Some interesting insights I thought.
He went on to list emerging business examples of the new sharing and rent-on-demand economy including renting music through Spotify, accessing movies on demand from Netflix, renting a community car (or van) from the Car Next Door and renting movies online direct from YouTube.
Add to this ever growing list of rentables the prospect of renting a driverless car in the future and it was a great high level presentation; all until he made the rookie mistake and said,
‘So what's the point of owning a house today, when I can just rent one or rent an Airbnb whenever I want?’
With that potentially naïve comment to a room of financial advisers his presentation fell off a cliff into irrelevance, all because he didn't understand the place family home ownership holds in the Australian economy.
But working for yourself involves more personal decisions, greater risks and depending upon your business structure, greater personal liability.
And if you're making this decision based simply on cost alone, this is the question you need to answer, ‘What could possibly go wrong?’
When it comes to managing our personal debts and credit cards, savings and investing, many people are quick to look for a sequence of simple steps to follow (or a three minute blog to read) to achieve what can usually be a complex outcome.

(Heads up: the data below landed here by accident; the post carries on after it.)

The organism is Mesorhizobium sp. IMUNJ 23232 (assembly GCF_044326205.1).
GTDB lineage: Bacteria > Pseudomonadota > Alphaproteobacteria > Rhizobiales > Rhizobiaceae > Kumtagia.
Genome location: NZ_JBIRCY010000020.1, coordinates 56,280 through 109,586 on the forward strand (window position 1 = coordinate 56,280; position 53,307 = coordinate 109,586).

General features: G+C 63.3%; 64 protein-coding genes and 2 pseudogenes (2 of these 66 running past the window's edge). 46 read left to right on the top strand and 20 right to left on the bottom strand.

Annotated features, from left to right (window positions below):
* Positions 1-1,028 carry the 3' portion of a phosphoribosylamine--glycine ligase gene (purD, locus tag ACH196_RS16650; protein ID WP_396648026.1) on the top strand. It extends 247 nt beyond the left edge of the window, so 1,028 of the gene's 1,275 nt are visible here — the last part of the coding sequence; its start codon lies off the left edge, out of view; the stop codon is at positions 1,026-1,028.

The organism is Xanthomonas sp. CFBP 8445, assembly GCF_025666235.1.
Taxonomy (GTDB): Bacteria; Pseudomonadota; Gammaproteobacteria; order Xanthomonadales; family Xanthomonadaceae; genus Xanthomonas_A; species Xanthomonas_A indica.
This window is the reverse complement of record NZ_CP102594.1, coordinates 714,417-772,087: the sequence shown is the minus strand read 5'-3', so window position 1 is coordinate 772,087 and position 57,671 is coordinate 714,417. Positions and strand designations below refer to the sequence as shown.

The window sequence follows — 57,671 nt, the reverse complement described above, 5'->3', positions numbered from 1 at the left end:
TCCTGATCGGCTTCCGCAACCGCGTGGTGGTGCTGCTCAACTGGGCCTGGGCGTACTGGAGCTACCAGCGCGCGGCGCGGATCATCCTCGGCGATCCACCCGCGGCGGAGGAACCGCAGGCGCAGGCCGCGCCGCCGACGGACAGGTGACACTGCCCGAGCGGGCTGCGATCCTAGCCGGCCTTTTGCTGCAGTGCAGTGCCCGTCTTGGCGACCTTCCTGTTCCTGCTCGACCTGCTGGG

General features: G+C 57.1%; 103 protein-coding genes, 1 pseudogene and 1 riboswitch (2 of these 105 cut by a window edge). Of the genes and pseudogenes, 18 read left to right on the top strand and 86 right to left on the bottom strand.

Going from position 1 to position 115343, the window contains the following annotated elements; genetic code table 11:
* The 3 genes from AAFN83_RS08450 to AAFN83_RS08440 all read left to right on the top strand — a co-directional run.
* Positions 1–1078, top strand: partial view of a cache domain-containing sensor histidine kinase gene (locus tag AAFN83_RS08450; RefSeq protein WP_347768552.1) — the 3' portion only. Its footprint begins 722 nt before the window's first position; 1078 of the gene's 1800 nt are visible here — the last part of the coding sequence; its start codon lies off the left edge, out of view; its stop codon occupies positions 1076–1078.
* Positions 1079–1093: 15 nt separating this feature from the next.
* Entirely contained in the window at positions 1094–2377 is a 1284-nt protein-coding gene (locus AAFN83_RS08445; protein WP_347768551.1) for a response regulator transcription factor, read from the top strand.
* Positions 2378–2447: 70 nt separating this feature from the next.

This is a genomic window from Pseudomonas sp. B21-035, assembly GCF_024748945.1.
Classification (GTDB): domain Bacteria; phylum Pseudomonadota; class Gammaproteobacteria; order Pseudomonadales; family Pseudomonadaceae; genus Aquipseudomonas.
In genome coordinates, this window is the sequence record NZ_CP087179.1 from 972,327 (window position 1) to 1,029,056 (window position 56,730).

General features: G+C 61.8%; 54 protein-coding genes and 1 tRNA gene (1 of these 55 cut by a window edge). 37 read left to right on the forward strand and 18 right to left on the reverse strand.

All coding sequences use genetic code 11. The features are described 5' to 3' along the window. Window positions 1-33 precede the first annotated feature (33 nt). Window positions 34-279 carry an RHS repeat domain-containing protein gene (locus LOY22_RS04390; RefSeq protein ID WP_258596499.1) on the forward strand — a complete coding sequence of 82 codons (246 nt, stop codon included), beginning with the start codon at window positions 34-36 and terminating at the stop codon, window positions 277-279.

If a fast solution isn’t found, ‘it's obviously the wrong option’ so we quickly browse on elsewhere looking for that dopamine hit of ‘New’ and never really get to where we need to go.
As a kid, I clearly remember the repeated warning about the dangers of running with scissors.
What I didn't hear was the dangers of running off with a credit card, and I wonder which one has caused me more damage in my life so far?
Can you relate?
Maybe you find yourself facing financial demands from both your own young family and older family? You're not alone.
Welcome to the life of the Sandwiched Generation.
Nothing starts a heated conversation between mates at a BBQ quicker than a question about superannuation and whether you should be allowed to get access to it before you retire.
The government's stated purpose behind our national compulsory super savings plan is to provide people income in retirement to substitute (or supplement) the Age Pension. This is known as the sole purpose test.